Cox Communications Inc. has joined the list of potential suitors for AT&T Broadband, with several published reports claiming the two parties are in talks.
Though sources confirmed that Cox has been talking to AT&T, many are skeptical that the negotiations will result in an actual bid for the unit. According to several analysts, the main obstacle to a Cox-AT&T deal is the potential dilution that such a deal could bring to Cox's largest shareholders.
Privately held Cox Enterprises — which is dominated by the Cox family — owns 67.8 percent of Cox Communications. In the past, Cox family members have been loath to do any deal that would reduce their control of the company. That would be the result of any AT&T Broadband deal.
Because of potential tax liabilities, any potential suitor for AT&T Broadband would have to structure a deal so that AT&T Corp.'s shareholders would control more than 50 percent of the combined entity. That's the way Comcast Corp. — the only openly declared bidder for Broadband so far — designed its $51 billion bid for the MSO, made July 8.
AT&T rejected that bid as inadequate, and particularly chafed at giving Comcast's ruling Roberts family 42-percent voting control of the new company, even though they would own less than 2 percent of the combined entity's stock.
The Wall Street Journal
reported that Cox Communications signed a confidentiality agreement with AT&T, allowing the Atlanta-based MSO access to AT&T Broadband's books. The pact means Cox agreed not to involve a third party in any potential deal.
"If they have signed the agreement, that tells me two things," said one investment banker who asked not to be named. "One, they really believe they can go after [AT&T Broadband] on their own. Or, two, they have no intention of going after them and they just wanted to see what those properties were worth."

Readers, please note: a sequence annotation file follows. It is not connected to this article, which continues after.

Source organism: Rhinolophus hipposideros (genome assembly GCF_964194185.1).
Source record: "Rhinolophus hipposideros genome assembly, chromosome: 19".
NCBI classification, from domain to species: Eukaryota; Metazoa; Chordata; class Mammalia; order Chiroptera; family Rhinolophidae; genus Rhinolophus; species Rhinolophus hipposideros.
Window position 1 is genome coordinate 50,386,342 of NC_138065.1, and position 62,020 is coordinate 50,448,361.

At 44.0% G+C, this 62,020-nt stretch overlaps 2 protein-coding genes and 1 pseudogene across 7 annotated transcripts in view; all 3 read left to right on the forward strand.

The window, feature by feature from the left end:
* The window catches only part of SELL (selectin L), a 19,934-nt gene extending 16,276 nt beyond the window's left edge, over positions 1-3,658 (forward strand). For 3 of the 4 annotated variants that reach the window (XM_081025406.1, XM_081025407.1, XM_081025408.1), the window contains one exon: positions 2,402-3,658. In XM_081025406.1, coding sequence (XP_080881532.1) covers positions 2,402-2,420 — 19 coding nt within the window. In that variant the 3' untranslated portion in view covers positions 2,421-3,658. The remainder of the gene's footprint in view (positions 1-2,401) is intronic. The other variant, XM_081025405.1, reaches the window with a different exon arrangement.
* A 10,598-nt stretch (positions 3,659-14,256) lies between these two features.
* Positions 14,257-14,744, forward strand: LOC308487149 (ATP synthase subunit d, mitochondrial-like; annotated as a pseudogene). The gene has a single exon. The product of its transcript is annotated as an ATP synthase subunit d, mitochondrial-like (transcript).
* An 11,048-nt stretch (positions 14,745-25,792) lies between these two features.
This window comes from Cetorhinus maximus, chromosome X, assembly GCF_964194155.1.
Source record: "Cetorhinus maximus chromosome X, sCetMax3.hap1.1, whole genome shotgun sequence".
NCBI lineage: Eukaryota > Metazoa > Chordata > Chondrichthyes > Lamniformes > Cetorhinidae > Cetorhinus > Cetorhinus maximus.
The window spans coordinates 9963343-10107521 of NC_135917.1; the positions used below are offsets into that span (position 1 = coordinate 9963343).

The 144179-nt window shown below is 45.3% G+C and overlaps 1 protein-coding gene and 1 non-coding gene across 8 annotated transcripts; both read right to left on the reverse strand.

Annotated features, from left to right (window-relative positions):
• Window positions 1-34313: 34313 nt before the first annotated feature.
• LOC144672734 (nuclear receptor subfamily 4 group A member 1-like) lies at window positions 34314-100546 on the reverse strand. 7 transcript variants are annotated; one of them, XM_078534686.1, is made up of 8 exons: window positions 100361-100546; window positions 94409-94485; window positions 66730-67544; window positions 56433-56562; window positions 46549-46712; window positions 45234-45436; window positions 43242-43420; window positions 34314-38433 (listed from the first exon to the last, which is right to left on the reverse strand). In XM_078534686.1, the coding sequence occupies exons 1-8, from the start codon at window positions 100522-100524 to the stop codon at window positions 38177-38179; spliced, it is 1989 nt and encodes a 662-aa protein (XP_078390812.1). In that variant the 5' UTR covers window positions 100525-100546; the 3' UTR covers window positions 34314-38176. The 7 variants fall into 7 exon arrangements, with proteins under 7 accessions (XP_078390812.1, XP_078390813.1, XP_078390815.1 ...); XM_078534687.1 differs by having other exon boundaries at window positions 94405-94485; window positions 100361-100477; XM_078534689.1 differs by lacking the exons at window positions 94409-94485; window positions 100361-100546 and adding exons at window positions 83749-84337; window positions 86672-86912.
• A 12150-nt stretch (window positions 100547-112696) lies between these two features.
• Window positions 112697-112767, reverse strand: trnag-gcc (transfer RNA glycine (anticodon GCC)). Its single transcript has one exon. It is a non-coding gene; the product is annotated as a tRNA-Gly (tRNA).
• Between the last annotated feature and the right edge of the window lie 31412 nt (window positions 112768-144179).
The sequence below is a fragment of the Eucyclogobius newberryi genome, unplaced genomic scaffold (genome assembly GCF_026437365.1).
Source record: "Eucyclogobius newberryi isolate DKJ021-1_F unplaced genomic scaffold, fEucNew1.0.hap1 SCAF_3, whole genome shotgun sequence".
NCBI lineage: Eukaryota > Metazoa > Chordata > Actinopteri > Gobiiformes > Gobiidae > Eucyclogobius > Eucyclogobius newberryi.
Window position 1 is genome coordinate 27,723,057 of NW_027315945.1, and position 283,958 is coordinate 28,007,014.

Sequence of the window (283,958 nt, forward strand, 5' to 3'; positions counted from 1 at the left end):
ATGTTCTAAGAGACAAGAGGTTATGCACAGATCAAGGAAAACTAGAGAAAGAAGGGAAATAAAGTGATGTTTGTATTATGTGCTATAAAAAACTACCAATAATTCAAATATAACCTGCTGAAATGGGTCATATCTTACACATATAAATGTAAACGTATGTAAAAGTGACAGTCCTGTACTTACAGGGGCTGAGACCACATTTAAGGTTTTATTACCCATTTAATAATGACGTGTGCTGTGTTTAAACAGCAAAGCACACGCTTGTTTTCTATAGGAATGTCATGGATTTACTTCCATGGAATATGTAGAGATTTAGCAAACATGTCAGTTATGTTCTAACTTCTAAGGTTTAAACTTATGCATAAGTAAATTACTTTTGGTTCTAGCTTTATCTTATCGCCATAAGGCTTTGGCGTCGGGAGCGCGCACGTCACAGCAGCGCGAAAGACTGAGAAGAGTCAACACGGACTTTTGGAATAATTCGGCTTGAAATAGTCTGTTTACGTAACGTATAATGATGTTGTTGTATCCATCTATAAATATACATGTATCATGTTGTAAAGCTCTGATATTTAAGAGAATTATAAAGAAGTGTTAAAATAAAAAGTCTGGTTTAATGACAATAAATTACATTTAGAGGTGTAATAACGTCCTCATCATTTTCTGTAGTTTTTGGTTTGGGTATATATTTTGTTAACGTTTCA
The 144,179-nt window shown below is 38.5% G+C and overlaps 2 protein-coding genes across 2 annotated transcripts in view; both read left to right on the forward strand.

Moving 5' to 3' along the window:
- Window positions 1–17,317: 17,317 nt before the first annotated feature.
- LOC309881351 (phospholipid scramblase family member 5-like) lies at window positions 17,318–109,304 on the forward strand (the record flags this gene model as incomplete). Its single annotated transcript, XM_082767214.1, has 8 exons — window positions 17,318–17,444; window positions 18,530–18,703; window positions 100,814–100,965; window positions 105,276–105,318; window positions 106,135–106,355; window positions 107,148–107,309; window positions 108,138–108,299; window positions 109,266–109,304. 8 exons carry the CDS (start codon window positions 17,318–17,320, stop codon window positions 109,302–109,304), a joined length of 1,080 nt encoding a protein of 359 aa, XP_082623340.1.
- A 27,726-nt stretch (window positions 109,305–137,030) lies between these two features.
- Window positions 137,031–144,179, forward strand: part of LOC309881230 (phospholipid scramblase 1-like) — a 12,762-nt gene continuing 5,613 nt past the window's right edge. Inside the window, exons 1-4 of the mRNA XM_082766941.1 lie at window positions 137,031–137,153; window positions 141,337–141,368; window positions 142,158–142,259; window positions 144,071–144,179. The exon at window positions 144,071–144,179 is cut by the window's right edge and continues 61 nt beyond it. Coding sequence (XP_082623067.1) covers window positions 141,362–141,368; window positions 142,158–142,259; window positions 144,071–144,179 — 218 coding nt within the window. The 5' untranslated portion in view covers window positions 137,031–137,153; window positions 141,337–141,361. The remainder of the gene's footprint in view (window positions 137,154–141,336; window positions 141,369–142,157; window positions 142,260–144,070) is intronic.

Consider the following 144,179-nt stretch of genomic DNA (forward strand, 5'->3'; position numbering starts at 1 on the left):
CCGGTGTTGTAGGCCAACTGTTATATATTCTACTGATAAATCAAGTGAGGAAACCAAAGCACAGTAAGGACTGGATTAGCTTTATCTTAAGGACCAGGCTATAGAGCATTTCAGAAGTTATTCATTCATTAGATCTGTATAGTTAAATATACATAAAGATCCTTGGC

According to one source familiar with the confidentiality agreement, it states that potential suitors "will not enter into any discussions, negotiations, arrangements or understandings with any third party with respect to any acquisition or offer or proposal to acquire any of the disclosing party's businesses, affiliates, subsidiaries divisions or assets thereof or beneficial ownership of any of the disclosing party's or any of its subsidiaries' securities."
Comcast has declined to sign such an agreement because of those restrictions. Although sources said Comcast is not yet considering taking on a partner, it doesn't want to limit its options.
"While [AT&T] is taking this run-and-hide approach, it seems very unwise to limit their options," one source close to the matter said.
Adding to the skepticism is Cox's size. With a closing price of $39.43 per share last Thursday, Cox has a market capitalization of $21.3 billion, about three-fifths that of Comcast's $34.4 billion and one-third of AT&T's $64.6 billion.
"I think it would be tough for Cox to do it," said one fund manager who asked not to be named. "They don't have the balance sheet."
Federal Communications Commission cross-ownership rules throw another wrench in a possible Cox-AT&T deal. Those regulations would force Cox to divest the television stations it owns in markets where AT&T Broadband offers cable service.